For the last four years, the San Pedro High School Sailing Team has been stronger than ever, with a dedicated team that has beat many well-funded and private schools. San Pedro High School (SPHS) is a Title 1 school that serves a higher number of a lower-income population.
The sailing team began approximately 15 years ago and is run through a partnership with the Cabrillo Beach Yacht Club. The Club provides a wide range of youth sailing year-round to all interested children and schools in the area. Participants do not need to own a boat or be a member of the yacht club to sail.
“The CBYC Youth Sailing Foundation grants more scholarships than most yacht clubs. Economics [do] not limit how often somebody can sail here,” says Alex Smith, junior sailing manager.
The team practices after school twice a week off Cabrillo Beach in an area nicknamed Hurricane Gulch, known for strong winds and flat waters. Practicing in forceful winds gives SPHS an advantage over other schools that do not have as much wind where they are based. Sailors share that sailing may seem like a calm sport but, in actuality, can be exhilarating.
The students sail in FJs, two-person boats with a skipper who drives and a crew member. There are also opportunities to use larger boats as the team learns all aspects of sailing. The sailing team competes up and down the coast of California in a series of races called regattas. Earlier this month in Long Beach, they placed first in the Silver Division out of 18 teams across Southern California and Arizona.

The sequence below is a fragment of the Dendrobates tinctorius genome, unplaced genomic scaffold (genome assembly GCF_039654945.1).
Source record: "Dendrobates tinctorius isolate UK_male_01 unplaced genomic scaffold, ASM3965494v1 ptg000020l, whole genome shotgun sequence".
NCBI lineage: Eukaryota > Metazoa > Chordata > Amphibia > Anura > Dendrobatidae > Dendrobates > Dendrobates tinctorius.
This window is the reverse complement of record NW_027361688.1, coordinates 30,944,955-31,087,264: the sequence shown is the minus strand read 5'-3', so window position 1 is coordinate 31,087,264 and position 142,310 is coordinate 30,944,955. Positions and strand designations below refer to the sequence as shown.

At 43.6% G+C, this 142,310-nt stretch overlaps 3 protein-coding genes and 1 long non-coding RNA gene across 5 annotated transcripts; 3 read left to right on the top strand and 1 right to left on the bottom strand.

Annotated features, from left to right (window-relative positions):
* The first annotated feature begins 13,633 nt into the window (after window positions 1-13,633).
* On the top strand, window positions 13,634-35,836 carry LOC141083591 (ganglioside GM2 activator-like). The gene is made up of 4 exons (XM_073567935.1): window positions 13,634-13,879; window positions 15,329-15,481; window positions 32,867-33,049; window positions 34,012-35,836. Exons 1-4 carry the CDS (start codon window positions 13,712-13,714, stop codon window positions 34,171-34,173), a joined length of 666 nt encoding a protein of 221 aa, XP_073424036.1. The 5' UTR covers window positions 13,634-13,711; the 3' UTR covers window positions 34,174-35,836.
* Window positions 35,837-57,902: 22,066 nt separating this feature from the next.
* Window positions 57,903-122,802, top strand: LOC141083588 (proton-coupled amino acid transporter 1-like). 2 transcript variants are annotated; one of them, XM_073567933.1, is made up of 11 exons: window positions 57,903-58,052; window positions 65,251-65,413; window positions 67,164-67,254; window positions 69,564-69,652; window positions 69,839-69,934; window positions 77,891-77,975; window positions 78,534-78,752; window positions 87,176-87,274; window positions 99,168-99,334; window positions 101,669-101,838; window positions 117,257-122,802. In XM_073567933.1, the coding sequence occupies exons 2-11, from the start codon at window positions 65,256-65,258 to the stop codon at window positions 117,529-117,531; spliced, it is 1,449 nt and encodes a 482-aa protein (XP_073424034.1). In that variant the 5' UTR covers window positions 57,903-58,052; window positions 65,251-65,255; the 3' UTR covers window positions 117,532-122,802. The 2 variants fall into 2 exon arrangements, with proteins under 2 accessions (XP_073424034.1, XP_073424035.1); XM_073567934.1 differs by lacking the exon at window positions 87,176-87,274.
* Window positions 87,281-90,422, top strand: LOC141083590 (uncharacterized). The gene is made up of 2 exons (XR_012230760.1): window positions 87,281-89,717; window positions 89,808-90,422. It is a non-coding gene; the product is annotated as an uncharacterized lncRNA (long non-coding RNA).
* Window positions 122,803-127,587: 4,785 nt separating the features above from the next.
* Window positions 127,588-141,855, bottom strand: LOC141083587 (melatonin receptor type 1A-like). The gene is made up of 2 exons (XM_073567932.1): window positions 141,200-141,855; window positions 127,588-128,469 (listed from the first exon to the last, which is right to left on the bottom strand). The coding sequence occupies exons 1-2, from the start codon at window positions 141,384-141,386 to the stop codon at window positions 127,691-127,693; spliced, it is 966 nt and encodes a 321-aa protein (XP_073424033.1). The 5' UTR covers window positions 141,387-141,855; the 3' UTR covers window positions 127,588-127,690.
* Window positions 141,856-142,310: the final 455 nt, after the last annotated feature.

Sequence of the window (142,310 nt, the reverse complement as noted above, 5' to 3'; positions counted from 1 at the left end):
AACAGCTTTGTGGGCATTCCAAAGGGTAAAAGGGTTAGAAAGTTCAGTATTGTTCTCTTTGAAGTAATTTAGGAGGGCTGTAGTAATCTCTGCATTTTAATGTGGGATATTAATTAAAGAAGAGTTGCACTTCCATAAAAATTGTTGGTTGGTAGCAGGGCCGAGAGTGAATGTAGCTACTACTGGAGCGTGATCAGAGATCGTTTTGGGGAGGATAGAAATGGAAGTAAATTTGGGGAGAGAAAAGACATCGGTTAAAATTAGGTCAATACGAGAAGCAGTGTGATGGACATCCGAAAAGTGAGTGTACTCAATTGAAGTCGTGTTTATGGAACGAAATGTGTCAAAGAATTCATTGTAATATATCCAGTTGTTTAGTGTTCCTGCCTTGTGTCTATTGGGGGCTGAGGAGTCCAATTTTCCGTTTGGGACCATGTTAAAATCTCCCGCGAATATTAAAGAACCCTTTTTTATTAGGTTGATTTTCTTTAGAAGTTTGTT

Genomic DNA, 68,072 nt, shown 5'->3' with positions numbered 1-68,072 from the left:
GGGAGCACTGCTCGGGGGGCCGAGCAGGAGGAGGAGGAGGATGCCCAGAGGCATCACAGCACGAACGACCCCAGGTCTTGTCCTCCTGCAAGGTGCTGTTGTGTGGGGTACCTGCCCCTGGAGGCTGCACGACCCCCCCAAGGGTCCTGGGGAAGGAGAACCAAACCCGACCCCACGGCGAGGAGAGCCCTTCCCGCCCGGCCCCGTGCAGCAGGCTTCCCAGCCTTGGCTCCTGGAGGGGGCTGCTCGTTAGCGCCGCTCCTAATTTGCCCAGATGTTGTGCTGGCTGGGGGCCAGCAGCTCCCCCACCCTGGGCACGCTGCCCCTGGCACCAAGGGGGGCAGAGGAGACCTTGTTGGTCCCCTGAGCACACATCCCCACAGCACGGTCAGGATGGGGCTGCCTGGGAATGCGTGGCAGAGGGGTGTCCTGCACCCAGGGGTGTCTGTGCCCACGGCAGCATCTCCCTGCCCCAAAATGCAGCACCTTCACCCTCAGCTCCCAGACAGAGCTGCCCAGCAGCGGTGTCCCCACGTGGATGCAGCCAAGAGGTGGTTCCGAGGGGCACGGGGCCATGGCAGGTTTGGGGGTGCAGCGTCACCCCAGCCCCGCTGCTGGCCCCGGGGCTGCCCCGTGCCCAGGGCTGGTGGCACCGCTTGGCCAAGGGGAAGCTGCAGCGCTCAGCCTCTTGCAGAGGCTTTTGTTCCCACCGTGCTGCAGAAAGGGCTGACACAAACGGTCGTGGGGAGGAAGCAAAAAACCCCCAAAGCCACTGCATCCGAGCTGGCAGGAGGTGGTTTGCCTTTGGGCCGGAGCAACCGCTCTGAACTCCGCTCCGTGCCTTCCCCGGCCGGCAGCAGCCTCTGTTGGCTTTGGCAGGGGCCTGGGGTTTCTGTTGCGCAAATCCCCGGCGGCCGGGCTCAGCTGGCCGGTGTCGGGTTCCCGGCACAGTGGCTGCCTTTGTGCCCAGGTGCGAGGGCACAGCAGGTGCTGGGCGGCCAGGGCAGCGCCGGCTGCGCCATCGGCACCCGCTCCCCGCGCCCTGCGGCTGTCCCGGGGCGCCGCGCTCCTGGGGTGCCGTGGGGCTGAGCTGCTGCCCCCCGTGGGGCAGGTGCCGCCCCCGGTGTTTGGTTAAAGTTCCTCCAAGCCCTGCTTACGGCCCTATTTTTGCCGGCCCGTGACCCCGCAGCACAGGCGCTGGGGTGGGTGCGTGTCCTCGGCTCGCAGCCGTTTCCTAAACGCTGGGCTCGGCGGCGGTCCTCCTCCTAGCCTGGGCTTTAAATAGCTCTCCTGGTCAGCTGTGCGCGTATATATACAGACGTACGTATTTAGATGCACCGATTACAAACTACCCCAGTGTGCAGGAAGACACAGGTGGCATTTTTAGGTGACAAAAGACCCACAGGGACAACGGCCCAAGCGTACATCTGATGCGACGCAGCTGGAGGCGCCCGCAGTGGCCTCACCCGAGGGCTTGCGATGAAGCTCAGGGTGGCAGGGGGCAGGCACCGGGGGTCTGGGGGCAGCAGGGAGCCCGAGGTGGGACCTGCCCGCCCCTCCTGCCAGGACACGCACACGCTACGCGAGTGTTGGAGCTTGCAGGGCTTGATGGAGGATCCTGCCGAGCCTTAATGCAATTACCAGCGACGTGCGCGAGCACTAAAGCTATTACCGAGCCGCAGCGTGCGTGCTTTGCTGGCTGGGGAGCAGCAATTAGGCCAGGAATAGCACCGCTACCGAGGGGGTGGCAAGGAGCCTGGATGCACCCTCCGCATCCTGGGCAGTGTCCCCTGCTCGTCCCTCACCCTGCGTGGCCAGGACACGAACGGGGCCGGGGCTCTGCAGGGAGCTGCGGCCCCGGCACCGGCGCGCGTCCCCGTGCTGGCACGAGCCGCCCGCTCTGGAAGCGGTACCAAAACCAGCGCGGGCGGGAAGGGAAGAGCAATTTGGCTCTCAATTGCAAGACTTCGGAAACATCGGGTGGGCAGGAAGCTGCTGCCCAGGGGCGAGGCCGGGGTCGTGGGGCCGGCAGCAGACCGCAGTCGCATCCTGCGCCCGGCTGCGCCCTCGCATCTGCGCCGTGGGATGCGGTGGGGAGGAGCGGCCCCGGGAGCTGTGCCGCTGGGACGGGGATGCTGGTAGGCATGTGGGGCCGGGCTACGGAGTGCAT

Many of the students from the high school team were introduced to sailing at CBYC’s summer camp and Friday Sailing Program, open to youth ages 7-18. Camp sessions are one to two weeks, and the price is typically less than daycare. All CBYC Junior instructors are certified by US Sailing. Coaches that grew up attending the youth programs often come home from college in the summer to work at Summer Sailing.
Cade Morris, head coach, started sailing at CBYC Summer Sailing when he was seven. Working at CBYC was his first job, coaching in the summer. Through sailing, he learned about the college he attended, College of Charleston, where he sailed on their variety team.
He has come full circle, returning to CBYC to work after graduation. “Sailing has offered a lot for me. There are many opportunities, [including] networking with people from all walks of life. It is great to be at a job that I love,” says Morris.
“When younger kids start sailing in our programs, they are in a one-person boat called an Opti. They learn to be fully independent and self-reliant,” states Smith. “When they sail with two people, they use teamwork, communication, and independence as they make a wide range of decisions while not relying on the coach when they race. There is no radio on the boat during the regattas, so it is up to the sailors to decide what side of the course they will go on or when to make a maneuver.”
The SPHS team is independent and self-funded, with little to no expenses for San Pedro High School. The students are learning life skills on the water and off while competing from San Diego to San Francisco. SPHS does not recognize sailing as a sport, while more affluent schools like Palos Verdes do. It creates obstacles for the team, and it’s why they are a club. They are hopeful this will change in the future.
To learn more about CBYC youth programs, visit cbyc.org or call (310) 519-1694. San Pedro High School Sailing can be contacted through Instagram @sphs_sailing. SPHS Sailing is open to students grades 8-12, and practices are open to anybody wanting to try it out. spt